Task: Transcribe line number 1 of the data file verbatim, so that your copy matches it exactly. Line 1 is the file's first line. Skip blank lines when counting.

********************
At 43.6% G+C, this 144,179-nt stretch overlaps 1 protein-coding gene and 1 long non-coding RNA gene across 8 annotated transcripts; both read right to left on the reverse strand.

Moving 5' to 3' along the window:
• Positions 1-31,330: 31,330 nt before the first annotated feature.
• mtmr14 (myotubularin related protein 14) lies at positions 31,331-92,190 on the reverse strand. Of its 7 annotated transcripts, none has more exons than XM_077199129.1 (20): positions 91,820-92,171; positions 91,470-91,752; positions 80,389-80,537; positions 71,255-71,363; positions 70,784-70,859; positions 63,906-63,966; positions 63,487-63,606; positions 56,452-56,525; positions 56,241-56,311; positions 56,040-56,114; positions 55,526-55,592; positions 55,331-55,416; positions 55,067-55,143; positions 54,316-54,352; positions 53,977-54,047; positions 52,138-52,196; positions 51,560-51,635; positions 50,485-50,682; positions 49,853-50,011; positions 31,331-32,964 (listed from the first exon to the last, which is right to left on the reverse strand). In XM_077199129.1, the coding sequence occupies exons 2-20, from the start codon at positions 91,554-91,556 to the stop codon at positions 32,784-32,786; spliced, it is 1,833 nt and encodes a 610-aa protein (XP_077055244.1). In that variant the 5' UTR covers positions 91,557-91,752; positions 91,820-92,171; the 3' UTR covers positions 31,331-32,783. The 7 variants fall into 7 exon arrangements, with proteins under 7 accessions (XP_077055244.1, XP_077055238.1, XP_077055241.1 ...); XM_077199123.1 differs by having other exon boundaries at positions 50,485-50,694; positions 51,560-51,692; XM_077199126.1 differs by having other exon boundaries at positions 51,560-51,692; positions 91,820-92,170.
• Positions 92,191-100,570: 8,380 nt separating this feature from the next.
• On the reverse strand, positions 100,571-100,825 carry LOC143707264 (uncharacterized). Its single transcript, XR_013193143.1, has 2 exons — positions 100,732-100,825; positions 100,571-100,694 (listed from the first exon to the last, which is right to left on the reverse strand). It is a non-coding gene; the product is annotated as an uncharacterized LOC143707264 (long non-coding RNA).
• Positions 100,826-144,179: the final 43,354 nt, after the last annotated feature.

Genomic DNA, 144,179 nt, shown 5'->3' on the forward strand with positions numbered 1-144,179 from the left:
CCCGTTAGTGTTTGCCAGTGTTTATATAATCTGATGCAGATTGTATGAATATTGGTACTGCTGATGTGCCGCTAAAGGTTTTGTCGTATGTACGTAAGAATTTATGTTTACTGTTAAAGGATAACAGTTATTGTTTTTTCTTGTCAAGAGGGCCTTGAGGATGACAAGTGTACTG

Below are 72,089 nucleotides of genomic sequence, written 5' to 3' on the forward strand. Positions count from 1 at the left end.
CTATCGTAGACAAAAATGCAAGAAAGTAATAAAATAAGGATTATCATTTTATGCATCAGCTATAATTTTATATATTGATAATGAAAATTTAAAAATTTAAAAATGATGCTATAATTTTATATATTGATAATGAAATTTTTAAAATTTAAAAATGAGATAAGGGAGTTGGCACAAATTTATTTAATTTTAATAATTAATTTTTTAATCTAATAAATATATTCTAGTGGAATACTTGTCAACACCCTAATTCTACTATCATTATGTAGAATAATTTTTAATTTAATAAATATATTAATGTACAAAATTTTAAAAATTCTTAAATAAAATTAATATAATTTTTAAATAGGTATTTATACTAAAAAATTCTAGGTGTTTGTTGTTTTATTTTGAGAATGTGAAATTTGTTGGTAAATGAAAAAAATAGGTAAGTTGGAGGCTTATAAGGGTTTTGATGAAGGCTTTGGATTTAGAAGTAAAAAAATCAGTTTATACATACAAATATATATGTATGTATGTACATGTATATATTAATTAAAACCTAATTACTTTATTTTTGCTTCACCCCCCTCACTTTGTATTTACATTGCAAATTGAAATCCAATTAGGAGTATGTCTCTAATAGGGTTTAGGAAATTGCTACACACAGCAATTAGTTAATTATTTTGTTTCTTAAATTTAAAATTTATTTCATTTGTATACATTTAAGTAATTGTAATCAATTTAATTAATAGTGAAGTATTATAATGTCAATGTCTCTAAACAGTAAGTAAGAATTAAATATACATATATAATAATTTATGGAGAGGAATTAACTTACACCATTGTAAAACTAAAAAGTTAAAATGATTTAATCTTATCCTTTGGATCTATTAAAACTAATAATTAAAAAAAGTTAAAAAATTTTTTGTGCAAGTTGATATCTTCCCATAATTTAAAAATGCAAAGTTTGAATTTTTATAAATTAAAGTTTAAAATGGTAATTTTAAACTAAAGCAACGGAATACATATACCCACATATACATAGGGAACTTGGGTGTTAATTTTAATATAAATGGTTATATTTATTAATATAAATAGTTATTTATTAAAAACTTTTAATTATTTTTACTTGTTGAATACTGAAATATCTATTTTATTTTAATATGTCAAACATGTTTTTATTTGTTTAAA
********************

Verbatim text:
At 43.6% G+C, this 144,179-nt stretch overlaps 1 protein-coding gene and 1 long non-coding RNA gene across 8 annotated transcripts; both read right to left on the reverse strand.